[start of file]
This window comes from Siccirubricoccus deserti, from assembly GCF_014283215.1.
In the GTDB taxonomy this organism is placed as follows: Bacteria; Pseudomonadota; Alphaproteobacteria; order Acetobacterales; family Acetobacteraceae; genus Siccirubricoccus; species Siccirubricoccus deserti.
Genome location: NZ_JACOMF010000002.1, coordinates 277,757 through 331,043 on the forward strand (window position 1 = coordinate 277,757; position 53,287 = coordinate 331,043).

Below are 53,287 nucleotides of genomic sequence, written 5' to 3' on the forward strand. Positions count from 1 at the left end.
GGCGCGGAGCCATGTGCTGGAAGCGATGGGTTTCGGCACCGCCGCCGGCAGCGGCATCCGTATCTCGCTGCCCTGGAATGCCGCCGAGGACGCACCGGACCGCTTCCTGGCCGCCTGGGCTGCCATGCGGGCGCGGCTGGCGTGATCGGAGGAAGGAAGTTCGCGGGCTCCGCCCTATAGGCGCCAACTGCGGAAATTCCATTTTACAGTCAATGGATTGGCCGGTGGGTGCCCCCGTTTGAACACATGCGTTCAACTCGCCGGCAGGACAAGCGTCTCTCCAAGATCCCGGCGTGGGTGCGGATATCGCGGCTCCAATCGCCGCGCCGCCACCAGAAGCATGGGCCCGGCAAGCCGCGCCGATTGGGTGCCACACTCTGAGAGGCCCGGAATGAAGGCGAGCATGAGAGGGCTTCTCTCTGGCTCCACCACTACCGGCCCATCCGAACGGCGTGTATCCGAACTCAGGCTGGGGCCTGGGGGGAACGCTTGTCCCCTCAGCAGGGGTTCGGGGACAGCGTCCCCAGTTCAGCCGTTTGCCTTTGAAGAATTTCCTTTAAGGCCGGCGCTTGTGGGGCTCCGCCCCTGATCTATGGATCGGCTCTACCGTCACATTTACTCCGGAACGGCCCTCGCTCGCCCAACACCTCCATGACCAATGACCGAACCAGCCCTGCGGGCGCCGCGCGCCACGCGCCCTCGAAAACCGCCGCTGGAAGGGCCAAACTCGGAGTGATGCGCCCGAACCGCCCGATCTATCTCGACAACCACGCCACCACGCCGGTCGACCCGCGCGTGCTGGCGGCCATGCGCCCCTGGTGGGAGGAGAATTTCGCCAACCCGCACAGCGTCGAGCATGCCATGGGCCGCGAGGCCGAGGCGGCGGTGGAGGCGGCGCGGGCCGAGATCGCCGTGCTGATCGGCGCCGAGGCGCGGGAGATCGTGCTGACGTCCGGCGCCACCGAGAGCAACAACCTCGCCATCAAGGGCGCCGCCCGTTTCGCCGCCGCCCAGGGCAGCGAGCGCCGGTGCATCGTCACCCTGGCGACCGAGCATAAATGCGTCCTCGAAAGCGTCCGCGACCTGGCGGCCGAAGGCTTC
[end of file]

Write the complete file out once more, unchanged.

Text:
This window comes from Siccirubricoccus deserti, from assembly GCF_014283215.1.
In the GTDB taxonomy this organism is placed as follows: Bacteria; Pseudomonadota; Alphaproteobacteria; order Acetobacterales; family Acetobacteraceae; genus Siccirubricoccus; species Siccirubricoccus deserti.
Genome location: NZ_JACOMF010000002.1, coordinates 277,757 through 331,043 on the forward strand (window position 1 = coordinate 277,757; position 53,287 = coordinate 331,043).

Below are 53,287 nucleotides of genomic sequence, written 5' to 3' on the forward strand. Positions count from 1 at the left end.
GGCGCGGAGCCATGTGCTGGAAGCGATGGGTTTCGGCACCGCCGCCGGCAGCGGCATCCGTATCTCGCTGCCCTGGAATGCCGCCGAGGACGCACCGGACCGCTTCCTGGCCGCCTGGGCTGCCATGCGGGCGCGGCTGGCGTGATCGGAGGAAGGAAGTTCGCGGGCTCCGCCCTATAGGCGCCAACTGCGGAAATTCCATTTTACAGTCAATGGATTGGCCGGTGGGTGCCCCCGTTTGAACACATGCGTTCAACTCGCCGGCAGGACAAGCGTCTCTCCAAGATCCCGGCGTGGGTGCGGATATCGCGGCTCCAATCGCCGCGCCGCCACCAGAAGCATGGGCCCGGCAAGCCGCGCCGATTGGGTGCCACACTCTGAGAGGCCCGGAATGAAGGCGAGCATGAGAGGGCTTCTCTCTGGCTCCACCACTACCGGCCCATCCGAACGGCGTGTATCCGAACTCAGGCTGGGGCCTGGGGGGAACGCTTGTCCCCTCAGCAGGGGTTCGGGGACAGCGTCCCCAGTTCAGCCGTTTGCCTTTGAAGAATTTCCTTTAAGGCCGGCGCTTGTGGGGCTCCGCCCCTGATCTATGGATCGGCTCTACCGTCACATTTACTCCGGAACGGCCCTCGCTCGCCCAACACCTCCATGACCAATGACCGAACCAGCCCTGCGGGCGCCGCGCGCCACGCGCCCTCGAAAACCGCCGCTGGAAGGGCCAAACTCGGAGTGATGCGCCCGAACCGCCCGATCTATCTCGACAACCACGCCACCACGCCGGTCGACCCGCGCGTGCTGGCGGCCATGCGCCCCTGGTGGGAGGAGAATTTCGCCAACCCGCACAGCGTCGAGCATGCCATGGGCCGCGAGGCCGAGGCGGCGGTGGAGGCGGCGCGGGCCGAGATCGCCGTGCTGATCGGCGCCGAGGCGCGGGAGATCGTGCTGACGTCCGGCGCCACCGAGAGCAACAACCTCGCCATCAAGGGCGCCGCCCGTTTCGCCGCCGCCCAGGGCAGCGAGCGCCGGTGCATCGTCACCCTGGCGACCGAGCATAAATGCGTCCTCGAAAGCGTCCGCGACCTGGCGGCCGAAGGCTTC